Data specific to Tomatoes (Edit)
Heredity: Open Pollinated
Skin Color: Red
Flesh Color: Red
Fruit Shape: Flattened Globe
Fruit Size: Medium
Fruit Weight: 10 oz.
Leaf Type: Regular-Leaf
Tomato Plant Height: 6 feet
Best Uses: Slicing
Growth Mode: Indeterminate
Earliness: Mid-season
History: Originally developed at Rutgers U. for canning industry
Country: USA

General Plant Information (Edit)
Plant Habit: Vine
Life cycle: Perennial
Sun Requirements: Full Sun
Water Preferences: Mesic
Minimum cold hardiness: Zone 11 +4.4 °C (40 °F) to +7.2 °C (50 °F)
Plant Height: Varies greatly by species and cultivated variety.
Plant Spread: Varies greatly by species and cultivated variety.
Leaves: Other: Varies greatly by species and cultivated variety.
Fruit: Showy
Edible to birds
Fruiting Time: Other: Varies greatly by species and cultivated variety.
Flower Color: Yellow
Bloom Size: Under 1"
Flower Time: Other: Varies greatly by species and cultivated variety.
Uses: Vegetable
Suitable as Annual
Edible Parts: Fruit
Eating Methods: Raw
Resistances: Rabbit Resistant
Toxicity: Leaves are poisonous
Roots are poisonous
Propagation: Seeds: Self fertile
Other info: Direct sowing into the garden not recommended. Sow seeds into sterile seed starting mix, 1/8"-1/4" deep, indoors, 6-8 weeks prior to last expected frost date. Optimal germination occurs in 7-14 days with constant moisture and soil temperatures of 75-90F.
Propagation: Other methods: Cuttings: Stem
Pollinators: Self
Various insects
Containers: Preferred depth: Some tomato varieties, primarily dwarf and determinate varieties, are suitable for container gardening. Large, vining, indeterminate types can be grown in 5 gallon or larger containers but may require extra attention.
Child plants: one child plant

Victory Seed Company sells seeds of 'Rutgers'.

Common names
  • Tomato
Botanical names
  • Accepted: Solanum lycopersicum
  • Synonym: Lycopersicon lycopersicum

Photo Gallery
Location: Long Island, NY 
Date: 2015-08-02
first rutgers fruits of this year
Location: Long Island, NY 
Date: 2013-09-11
Location: Long Island, NY 
Date: 2015-08-06
Green and ripe fruit.
Location: Long Island, NY 
Date: 2015-08-15
This harvest was mostly smaller fruit.
Photo by DavidofDeLand
Location: Long Island, NY 
Date: 2015-08-06
Also fruit on the vine.
Location: La Crescenta, CA
Date: 2017-06-30
Location: Long Island, NY 
Date: 2015-08-18
Location: zone 8 North Central, Fl.
Date: 2016-11-19
Location: Long Island, NY 
Date: 2015-08-05
Six pack of seedlings from the nursery.
Location: Long Island, NY 
Date: 2015-08-06
A row of Rutgers.
Location: zone 8 North Central, Fl.
Date: 2016-08-20
Location: Long Island, NY 
Date: 2013-09-02
Location: Long Island, NY 
Date: 2013-09-02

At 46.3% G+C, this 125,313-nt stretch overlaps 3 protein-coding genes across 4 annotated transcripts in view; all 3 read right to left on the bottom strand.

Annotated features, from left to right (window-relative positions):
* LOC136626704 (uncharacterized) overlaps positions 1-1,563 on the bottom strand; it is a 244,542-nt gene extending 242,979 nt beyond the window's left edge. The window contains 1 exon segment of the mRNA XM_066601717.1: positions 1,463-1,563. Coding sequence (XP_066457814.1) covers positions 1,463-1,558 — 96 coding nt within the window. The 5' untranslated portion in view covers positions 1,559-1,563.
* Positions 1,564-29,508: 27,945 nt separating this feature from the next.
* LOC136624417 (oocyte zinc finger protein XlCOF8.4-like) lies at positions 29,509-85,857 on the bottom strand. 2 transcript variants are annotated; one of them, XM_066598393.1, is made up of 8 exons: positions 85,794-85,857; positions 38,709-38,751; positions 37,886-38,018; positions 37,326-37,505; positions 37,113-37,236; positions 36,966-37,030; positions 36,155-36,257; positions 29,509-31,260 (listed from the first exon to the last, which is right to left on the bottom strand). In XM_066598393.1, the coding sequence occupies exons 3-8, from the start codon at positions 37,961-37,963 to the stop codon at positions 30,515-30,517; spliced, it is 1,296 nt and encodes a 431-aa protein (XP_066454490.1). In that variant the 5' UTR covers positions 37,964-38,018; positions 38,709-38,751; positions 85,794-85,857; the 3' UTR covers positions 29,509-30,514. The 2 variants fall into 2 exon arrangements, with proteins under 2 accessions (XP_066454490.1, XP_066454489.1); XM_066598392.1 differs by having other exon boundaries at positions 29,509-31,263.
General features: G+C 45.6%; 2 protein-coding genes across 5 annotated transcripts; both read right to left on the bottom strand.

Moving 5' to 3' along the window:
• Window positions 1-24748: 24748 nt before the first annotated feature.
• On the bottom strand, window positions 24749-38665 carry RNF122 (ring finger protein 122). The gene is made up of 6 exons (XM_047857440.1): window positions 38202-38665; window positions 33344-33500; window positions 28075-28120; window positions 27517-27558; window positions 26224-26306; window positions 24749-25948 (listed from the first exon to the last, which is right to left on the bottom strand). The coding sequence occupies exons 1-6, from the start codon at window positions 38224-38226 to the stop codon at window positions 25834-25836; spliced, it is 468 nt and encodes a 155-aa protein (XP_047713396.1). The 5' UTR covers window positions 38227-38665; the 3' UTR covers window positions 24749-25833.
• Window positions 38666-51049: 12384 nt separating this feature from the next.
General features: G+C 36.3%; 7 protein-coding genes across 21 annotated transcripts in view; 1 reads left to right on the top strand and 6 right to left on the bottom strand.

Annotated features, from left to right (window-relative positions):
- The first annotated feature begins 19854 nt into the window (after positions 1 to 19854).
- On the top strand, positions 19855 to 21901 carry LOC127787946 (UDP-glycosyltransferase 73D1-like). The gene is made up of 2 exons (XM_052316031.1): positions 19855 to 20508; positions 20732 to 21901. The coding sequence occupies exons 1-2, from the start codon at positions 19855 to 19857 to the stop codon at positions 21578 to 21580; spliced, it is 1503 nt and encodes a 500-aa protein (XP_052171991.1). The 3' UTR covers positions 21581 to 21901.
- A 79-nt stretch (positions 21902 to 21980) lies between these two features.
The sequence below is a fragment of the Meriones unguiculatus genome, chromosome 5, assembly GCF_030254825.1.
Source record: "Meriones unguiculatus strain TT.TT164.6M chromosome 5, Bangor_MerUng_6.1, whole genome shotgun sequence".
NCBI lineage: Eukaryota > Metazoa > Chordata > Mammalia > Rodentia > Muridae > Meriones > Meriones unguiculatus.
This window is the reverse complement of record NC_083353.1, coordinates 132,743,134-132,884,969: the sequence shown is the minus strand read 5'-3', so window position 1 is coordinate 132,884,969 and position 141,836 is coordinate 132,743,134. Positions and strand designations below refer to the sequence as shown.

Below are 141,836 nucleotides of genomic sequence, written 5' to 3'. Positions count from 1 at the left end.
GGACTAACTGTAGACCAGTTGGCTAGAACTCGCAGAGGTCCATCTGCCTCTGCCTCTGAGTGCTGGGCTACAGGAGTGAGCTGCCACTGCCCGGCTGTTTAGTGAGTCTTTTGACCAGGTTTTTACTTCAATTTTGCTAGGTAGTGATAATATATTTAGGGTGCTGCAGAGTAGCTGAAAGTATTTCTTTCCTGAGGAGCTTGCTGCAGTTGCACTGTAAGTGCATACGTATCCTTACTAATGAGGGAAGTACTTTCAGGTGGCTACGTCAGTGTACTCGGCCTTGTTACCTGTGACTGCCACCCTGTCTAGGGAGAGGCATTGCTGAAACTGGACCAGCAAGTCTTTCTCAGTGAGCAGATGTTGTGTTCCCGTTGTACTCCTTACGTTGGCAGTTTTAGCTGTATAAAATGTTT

Location: Long Island, NY 
Date: 2013-09-02

 Photo Courtesy of Select Seeds. Used with permission.
  • Uploaded by Joy
This plant is tagged in:
Image Image

  • Posted by Ispahan (Chicago - Zone 6a) on Nov 7, 2011 12:18 PM concerning plant:
    One of my family's favorite tomatoes, Rutgers is a reliable garden stalwart that is useful for canning, slicing, cooking, and fresh eating. It always manages to produce a good crop no matter what weather extremities are thrown at it.
  • Posted by Claudia (Greencastle IN - Zone 5b) on Aug 24, 2014 6:55 PM concerning plant:
    After reading about Rutgers for years, I finally bought seeds this past winter. I grew and planted 4 Rutgers plants. They are very sturdy plants with good thick stems.They have outproduced my Early Girl and Big Beef hybrids. This tomato is producing nice tennis-ball-size fruit and some larger. We eat all of our tomatoes fresh. This a perfect tomato for slicing. Rutgers will now be a must-have in my garden.
  • Posted by dave (Southlake, Texas - Zone 8a) on Feb 28, 2014 12:21 PM concerning plant:
    Introduced during the "between the wars" period, Rutgers was ideal for industrial uses. For many years it was the standard tomato for many New Jersey processors, including Campbell's soup.

    We like it. It's simple, reliable and tastes fine. Most years we'll grow a row of Rutgers to add bulk to our tomato sauce making.
  • Posted by Newyorkrita (North Shore, Long Island, NY ) on Sep 2, 2013 10:05 PM concerning plant:
    I decided to grow the Rutgers tomatoes for the first time this year as I had read that this is a good all around variety. Mostly I eat my tomatoes fresh but if I cook sauce then I just use whatever variety I have ripe in my garden at the time. So an all around tomato would be very useful to grow. Nice fruits with good taste and plants with no disease problems.
  • Posted by brerabbit on Aug 19, 2018 8:31 AM concerning plant:
    I have planted Rutgers tomatoes and the vines are growing vigorously to a height of 5-6 feet but I am getting very little produce. Does anyone have any idea why this is happening?
Plant Events from our members
abhege On February 19, 2015 Potted up
flaflwrgrl On August 13, 2016 Seeds germinated
flaflwrgrl On August 9, 2016 Seeds sown
antsinmypants On May 25, 2021 Transplanted
Into Garden two
antsinmypants On April 12, 2021 Plant emerged
antsinmypants On April 7, 2021 Seeds sown
Indoors under lights
» Post your own event for this plant

« Add a new plant to the database

» Search the Tomatoes Database: by characteristics or by cultivar name

« See the general plant entry for Tomatoes (Solanum lycopersicum)

« The Tomatoes Database Front Page

« The Plants Database Front Page

Today's site banner is by dirtdorphins and is called "Crocus"

This site is protected by reCAPTCHA and the Google Privacy Policy and Terms of Service apply.